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Un día sin fotos…

August 31, 2011

Yesterday, I took 80 pictures. So, today, I was kind of wary to take any… it seemed a little unnecessary, especially since I went to a lot of the same places that I was yesterday. But I was glad to have had both: yesterday I had some time alone to explore, and today, I stayed with friends most of the day.

It’s crazy to me that I’ve only been here a bit more than a week. I’ve already done so much! Some of the friends I have are close, but we were strangers a week ago. A week ago, the streets I walk every day were so intimidating, and I got lost really easily, and now, I consider them my home. A week ago, it overwhelmed me to hear Spanish all the time, now I find it hard to speak English because my auto-pilot has switched over to Spanish. I just can’t even imagine what it’ll be like after four months.

Today, I wandered around the city with six of my friends… peeking in a couple shops, not buying much, and just enjoying each other’s company. We went to a pizzeria for lunch; I bought salad, but it wasn’t exactly salad in my opinion–no lettuce. It was tomato slices, covered in olive oil, mozzarella cheese, spices, basil, and pesto. It was delcious, just a bit overpriced for what it was. Then we wandered around more, partially in the area around the Arc de Triomf, and partially in the Barrio Gótico.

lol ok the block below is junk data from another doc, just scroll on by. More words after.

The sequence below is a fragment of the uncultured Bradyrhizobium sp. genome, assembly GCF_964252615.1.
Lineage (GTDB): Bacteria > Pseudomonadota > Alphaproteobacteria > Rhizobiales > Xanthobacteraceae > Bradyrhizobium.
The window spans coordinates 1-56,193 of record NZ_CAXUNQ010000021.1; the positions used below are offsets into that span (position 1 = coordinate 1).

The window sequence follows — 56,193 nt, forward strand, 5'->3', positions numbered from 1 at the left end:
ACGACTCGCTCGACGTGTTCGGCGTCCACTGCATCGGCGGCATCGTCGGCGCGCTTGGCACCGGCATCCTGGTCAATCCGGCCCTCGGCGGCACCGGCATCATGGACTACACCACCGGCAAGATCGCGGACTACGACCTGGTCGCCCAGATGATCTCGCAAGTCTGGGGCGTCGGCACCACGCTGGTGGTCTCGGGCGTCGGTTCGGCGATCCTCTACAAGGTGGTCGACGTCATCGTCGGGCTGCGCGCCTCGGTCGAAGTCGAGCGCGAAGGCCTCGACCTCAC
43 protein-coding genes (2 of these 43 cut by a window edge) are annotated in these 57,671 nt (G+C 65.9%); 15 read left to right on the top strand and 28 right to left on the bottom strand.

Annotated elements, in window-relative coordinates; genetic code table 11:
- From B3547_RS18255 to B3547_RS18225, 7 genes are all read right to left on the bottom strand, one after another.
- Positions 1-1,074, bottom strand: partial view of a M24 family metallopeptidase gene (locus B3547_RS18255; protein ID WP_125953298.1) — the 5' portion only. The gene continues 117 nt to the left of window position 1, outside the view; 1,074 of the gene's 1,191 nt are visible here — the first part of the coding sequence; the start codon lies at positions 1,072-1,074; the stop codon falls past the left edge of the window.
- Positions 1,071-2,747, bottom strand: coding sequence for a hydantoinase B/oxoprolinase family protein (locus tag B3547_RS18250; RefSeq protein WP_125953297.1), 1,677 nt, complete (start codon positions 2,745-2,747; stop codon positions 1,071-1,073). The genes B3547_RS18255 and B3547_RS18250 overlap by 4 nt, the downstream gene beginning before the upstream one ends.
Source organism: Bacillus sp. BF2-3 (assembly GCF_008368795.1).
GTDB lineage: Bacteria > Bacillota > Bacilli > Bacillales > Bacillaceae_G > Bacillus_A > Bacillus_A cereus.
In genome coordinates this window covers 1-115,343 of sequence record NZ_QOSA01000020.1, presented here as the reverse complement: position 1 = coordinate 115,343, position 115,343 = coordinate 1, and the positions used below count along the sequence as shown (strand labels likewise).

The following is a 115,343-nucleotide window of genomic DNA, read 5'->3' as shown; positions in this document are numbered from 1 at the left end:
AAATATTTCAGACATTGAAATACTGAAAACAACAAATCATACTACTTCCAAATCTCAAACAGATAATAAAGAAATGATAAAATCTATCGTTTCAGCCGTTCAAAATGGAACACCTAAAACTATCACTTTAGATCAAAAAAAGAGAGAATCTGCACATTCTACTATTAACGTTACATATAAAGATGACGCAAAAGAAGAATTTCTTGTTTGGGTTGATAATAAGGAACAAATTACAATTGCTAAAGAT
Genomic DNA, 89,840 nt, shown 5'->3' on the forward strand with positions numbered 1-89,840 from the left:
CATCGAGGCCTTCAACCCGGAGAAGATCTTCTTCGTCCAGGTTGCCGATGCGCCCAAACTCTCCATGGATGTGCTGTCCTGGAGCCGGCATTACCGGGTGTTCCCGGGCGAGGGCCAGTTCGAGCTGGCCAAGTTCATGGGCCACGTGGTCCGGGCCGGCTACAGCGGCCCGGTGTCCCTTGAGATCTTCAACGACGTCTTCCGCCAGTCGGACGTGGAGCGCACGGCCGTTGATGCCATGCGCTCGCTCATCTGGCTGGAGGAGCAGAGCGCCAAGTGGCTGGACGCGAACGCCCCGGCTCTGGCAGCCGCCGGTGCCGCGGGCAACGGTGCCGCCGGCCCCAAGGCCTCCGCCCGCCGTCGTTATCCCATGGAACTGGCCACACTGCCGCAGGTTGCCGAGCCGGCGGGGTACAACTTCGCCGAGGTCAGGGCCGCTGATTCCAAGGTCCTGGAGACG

This picture is from a couple nights ago, but this is also the group I hung out with today.

In one of our ramblings around the city, we ended up in a random dollar store (or I guess it would be a euro store here?), and it was pretty awesome. I bought a biography of Antonio Banderas, for €1! Amazing! 🙂

Um... yes! 🙂

I’m so excited for the new Almodovar movie coming out this Friday (if I can find it somewhere around here)–it has Antonio Banderas, it’s a thriller, and it’s Almodovar: what more could I want? haha.

I mentioned this yesterday, but I will go into more detail now since I have less prisa. (see, I’m telling you, auto-pilot=Spanish) I think it’s really cool that, when I’m alone or with a small group of non-super-American-looking people with good accents, the automatic language that people speak with me is Castellano (Spanish). It bothers me and makes me feel like a stupid American tourist when a shopkeeper or waiter or something automatically speaks to me in English. I want to appear like I belong here, not that I’m another stupid tourist that can be ripped off. But yesterday, I had so many people speak to me in Castellano, and I even had people come up and ask me for directions in Spanish. Unfortunately, I’m not well-versed enough in the streets of the Barrio Gotico to have helped them, but it made me feel good anyway. There’s just something about being mistaken for a Spanish person that makes me SO excited. Perhaps I really could survive here for more than just 4 months. 🙂

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One comment

  1. That’s cool that people automatically speak to you in Spanish. Way to be awesome and non-touristy. Oh, and I thought of a legitimate question: what have you found to be the most glaringly different thing(s) about Spanish culture? Like something hard to get used to or completely different from American culture.



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